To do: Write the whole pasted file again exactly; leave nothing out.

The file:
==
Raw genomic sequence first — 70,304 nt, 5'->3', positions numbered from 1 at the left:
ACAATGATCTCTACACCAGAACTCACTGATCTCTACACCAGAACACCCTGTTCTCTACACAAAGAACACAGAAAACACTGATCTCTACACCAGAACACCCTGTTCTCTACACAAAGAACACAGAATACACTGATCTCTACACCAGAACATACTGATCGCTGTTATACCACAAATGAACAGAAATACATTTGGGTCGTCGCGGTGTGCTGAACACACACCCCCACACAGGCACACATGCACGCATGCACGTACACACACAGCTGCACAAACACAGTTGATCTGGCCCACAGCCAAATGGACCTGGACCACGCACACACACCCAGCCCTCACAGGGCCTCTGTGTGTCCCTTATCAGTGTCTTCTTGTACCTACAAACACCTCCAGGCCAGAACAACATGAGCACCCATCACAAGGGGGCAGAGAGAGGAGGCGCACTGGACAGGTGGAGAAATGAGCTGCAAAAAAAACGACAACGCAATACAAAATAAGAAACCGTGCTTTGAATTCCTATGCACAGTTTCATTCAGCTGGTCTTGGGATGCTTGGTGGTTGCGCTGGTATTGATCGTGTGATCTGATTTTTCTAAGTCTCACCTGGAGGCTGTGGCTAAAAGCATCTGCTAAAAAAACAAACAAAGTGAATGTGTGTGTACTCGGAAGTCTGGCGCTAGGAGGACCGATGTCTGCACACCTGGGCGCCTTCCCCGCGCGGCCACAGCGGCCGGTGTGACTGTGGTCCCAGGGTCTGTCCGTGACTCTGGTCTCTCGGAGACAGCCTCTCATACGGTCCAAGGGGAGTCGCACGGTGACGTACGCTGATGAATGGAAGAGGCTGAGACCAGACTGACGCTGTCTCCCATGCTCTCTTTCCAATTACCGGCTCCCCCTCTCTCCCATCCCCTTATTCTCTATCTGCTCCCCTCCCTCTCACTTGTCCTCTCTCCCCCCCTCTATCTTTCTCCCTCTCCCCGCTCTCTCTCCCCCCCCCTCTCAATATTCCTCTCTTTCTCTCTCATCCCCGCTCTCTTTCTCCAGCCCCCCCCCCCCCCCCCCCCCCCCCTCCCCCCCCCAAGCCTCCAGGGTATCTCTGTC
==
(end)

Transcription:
Raw genomic sequence first — 70,304 nt, 5'->3', positions numbered from 1 at the left:
ACAATGATCTCTACACCAGAACTCACTGATCTCTACACCAGAACACCCTGTTCTCTACACAAAGAACACAGAAAACACTGATCTCTACACCAGAACACCCTGTTCTCTACACAAAGAACACAGAATACACTGATCTCTACACCAGAACATACTGATCGCTGTTATACCACAAATGAACAGAAATACATTTGGGTCGTCGCGGTGTGCTGAACACACACCCCCACACAGGCACACATGCACGCATGCACGTACACACACAGCTGCACAAACACAGTTGATCTGGCCCACAGCCAAATGGACCTGGACCACGCACACACACCCAGCCCTCACAGGGCCTCTGTGTGTCCCTTATCAGTGTCTTCTTGTACCTACAAACACCTCCAGGCCAGAACAACATGAGCACCCATCACAAGGGGGCAGAGAGAGGAGGCGCACTGGACAGGTGGAGAAATGAGCTGCAAAAAAAACGACAACGCAATACAAAATAAGAAACCGTGCTTTGAATTCCTATGCACAGTTTCATTCAGCTGGTCTTGGGATGCTTGGTGGTTGCGCTGGTATTGATCGTGTGATCTGATTTTTCTAAGTCTCACCTGGAGGCTGTGGCTAAAAGCATCTGCTAAAAAAACAAACAAAGTGAATGTGTGTGTACTCGGAAGTCTGGCGCTAGGAGGACCGATGTCTGCACACCTGGGCGCCTTCCCCGCGCGGCCACAGCGGCCGGTGTGACTGTGGTCCCAGGGTCTGTCCGTGACTCTGGTCTCTCGGAGACAGCCTCTCATACGGTCCAAGGGGAGTCGCACGGTGACGTACGCTGATGAATGGAAGAGGCTGAGACCAGACTGACGCTGTCTCCCATGCTCTCTTTCCAATTACCGGCTCCCCCTCTCTCCCATCCCCTTATTCTCTATCTGCTCCCCTCCCTCTCACTTGTCCTCTCTCCCCCCCTCTATCTTTCTCCCTCTCCCCGCTCTCTCTCCCCCCCCCTCTCAATATTCCTCTCTTTCTCTCTCATCCCCGCTCTCTTTCTCCAGCCCCCCCCCCCCCCCCCCCCCCCCCTCCCCCCCCCAAGCCTCCAGGGTATCTCTGTC